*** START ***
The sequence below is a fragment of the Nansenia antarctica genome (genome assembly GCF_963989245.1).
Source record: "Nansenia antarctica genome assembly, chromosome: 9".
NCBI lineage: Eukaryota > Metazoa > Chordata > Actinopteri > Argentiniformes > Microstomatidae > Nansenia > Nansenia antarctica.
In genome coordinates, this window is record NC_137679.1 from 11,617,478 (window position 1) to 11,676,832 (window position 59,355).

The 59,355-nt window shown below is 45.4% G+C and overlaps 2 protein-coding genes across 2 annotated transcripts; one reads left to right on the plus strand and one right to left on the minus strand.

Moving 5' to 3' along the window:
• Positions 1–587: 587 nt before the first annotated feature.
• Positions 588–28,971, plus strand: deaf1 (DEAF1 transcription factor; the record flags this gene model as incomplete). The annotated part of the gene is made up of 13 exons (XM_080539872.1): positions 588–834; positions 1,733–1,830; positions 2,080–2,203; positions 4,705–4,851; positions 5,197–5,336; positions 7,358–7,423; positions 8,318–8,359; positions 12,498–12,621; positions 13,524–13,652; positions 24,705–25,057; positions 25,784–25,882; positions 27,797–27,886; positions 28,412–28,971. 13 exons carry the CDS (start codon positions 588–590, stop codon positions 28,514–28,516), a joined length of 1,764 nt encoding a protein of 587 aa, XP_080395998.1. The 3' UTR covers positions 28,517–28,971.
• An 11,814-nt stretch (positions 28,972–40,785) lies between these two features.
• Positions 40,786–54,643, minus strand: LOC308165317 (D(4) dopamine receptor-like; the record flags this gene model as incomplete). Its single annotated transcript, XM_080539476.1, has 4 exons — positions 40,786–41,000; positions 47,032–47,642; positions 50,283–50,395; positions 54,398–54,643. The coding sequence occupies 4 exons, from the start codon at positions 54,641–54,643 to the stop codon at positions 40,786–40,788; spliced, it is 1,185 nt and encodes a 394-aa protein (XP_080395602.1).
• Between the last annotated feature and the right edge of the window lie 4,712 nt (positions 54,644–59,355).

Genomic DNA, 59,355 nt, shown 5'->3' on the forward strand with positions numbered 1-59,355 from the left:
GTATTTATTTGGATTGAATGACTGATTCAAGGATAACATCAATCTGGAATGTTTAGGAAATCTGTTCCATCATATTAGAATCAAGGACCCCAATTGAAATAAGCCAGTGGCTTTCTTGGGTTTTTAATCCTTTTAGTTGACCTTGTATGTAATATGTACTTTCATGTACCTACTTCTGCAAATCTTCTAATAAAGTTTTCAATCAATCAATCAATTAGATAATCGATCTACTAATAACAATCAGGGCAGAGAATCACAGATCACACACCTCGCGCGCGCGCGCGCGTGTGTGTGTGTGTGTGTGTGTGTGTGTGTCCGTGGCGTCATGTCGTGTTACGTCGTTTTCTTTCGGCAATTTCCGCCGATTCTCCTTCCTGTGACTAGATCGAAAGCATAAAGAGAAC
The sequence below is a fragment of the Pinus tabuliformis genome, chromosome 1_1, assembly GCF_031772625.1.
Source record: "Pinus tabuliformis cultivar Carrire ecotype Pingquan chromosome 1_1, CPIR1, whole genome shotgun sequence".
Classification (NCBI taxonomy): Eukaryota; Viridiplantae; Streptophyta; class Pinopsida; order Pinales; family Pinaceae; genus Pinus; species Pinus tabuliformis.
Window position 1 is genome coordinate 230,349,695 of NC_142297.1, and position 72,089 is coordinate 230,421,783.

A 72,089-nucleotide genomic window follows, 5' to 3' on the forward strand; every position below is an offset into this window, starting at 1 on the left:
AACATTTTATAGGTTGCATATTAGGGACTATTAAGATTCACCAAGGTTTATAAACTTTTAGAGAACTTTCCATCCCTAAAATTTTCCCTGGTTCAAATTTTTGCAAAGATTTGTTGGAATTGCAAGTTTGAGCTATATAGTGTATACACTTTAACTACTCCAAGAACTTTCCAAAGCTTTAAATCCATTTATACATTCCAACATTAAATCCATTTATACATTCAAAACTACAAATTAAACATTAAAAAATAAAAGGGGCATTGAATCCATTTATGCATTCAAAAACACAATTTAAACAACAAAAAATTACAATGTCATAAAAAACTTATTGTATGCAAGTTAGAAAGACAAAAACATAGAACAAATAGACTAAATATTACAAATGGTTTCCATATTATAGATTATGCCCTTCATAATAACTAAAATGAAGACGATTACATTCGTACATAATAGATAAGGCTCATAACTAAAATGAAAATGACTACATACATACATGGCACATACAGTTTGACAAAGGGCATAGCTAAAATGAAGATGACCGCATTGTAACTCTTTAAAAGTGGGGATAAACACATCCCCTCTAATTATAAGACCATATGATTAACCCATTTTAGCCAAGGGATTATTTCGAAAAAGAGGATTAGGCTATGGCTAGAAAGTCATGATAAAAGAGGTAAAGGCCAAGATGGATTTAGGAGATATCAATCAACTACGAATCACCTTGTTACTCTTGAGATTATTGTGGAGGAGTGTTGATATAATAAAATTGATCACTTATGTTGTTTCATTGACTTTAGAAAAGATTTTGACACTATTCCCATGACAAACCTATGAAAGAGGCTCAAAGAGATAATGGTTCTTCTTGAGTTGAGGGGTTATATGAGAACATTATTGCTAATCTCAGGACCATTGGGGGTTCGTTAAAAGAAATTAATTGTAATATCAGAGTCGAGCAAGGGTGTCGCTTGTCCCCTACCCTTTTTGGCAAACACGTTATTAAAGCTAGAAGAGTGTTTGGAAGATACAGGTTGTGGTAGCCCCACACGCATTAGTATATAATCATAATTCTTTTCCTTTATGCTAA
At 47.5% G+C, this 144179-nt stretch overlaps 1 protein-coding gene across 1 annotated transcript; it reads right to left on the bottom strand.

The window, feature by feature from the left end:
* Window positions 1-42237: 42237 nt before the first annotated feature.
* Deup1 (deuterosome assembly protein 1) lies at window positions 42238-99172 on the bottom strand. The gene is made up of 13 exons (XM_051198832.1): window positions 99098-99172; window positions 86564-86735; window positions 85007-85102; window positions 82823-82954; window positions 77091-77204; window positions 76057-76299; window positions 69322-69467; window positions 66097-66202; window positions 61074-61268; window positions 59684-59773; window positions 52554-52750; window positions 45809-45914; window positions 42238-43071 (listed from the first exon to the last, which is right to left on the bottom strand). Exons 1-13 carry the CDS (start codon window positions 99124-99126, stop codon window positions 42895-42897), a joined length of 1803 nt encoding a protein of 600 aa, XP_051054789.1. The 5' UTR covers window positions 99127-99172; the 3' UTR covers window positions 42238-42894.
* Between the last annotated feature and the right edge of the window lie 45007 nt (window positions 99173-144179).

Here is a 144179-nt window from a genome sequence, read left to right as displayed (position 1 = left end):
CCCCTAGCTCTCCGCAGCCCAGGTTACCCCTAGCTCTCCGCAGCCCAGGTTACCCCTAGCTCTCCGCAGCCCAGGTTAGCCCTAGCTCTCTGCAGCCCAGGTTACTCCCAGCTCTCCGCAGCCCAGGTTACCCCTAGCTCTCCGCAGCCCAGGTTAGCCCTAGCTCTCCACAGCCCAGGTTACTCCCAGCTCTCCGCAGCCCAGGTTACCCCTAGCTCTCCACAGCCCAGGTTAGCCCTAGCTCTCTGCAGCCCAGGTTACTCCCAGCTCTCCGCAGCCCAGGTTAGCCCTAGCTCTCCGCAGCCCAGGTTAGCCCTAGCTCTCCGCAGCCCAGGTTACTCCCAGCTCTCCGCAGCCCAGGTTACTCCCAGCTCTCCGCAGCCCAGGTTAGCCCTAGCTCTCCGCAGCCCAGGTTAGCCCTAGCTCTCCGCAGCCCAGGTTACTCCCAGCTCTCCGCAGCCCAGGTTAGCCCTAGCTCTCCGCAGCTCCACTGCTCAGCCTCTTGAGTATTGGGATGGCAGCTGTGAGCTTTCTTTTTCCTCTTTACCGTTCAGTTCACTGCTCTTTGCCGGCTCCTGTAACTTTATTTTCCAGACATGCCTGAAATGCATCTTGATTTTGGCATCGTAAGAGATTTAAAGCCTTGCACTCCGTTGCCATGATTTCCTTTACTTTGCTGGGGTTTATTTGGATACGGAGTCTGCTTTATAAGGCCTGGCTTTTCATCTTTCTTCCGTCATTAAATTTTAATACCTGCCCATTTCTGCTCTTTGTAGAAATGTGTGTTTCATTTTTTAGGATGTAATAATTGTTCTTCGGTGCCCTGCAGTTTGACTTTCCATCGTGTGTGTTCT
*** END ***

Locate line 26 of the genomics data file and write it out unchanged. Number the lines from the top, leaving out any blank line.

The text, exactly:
CCCCTAGCTCTCCGCAGCCCAGGTTACCCCTAGCTCTCCGCAGCCCAGGTTACCCCTAGCTCTCCGCAGCCCAGGTTAGCCCTAGCTCTCTGCAGCCCAGGTTACTCCCAGCTCTCCGCAGCCCAGGTTACCCCTAGCTCTCCGCAGCCCAGGTTAGCCCTAGCTCTCCACAGCCCAGGTTACTCCCAGCTCTCCGCAGCCCAGGTTACCCCTAGCTCTCCACAGCCCAGGTTAGCCCTAGCTCTCTGCAGCCCAGGTTACTCCCAGCTCTCCGCAGCCCAGGTTAGCCCTAGCTCTCCGCAGCCCAGGTTAGCCCTAGCTCTCCGCAGCCCAGGTTACTCCCAGCTCTCCGCAGCCCAGGTTACTCCCAGCTCTCCGCAGCCCAGGTTAGCCCTAGCTCTCCGCAGCCCAGGTTAGCCCTAGCTCTCCGCAGCCCAGGTTACTCCCAGCTCTCCGCAGCCCAGGTTAGCCCTAGCTCTCCGCAGCTCCACTGCTCAGCCTCTTGAGTATTGGGATGGCAGCTGTGAGCTTTCTTTTTCCTCTTTACCGTTCAGTTCACTGCTCTTTGCCGGCTCCTGTAACTTTATTTTCCAGACATGCCTGAAATGCATCTTGATTTTGGCATCGTAAGAGATTTAAAGCCTTGCACTCCGTTGCCATGATTTCCTTTACTTTGCTGGGGTTTATTTGGATACGGAGTCTGCTTTATAAGGCCTGGCTTTTCATCTTTCTTCCGTCATTAAATTTTAATACCTGCCCATTTCTGCTCTTTGTAGAAATGTGTGTTTCATTTTTTAGGATGTAATAATTGTTCTTCGGTGCCCTGCAGTTTGACTTTCCATCGTGTGTGTTCT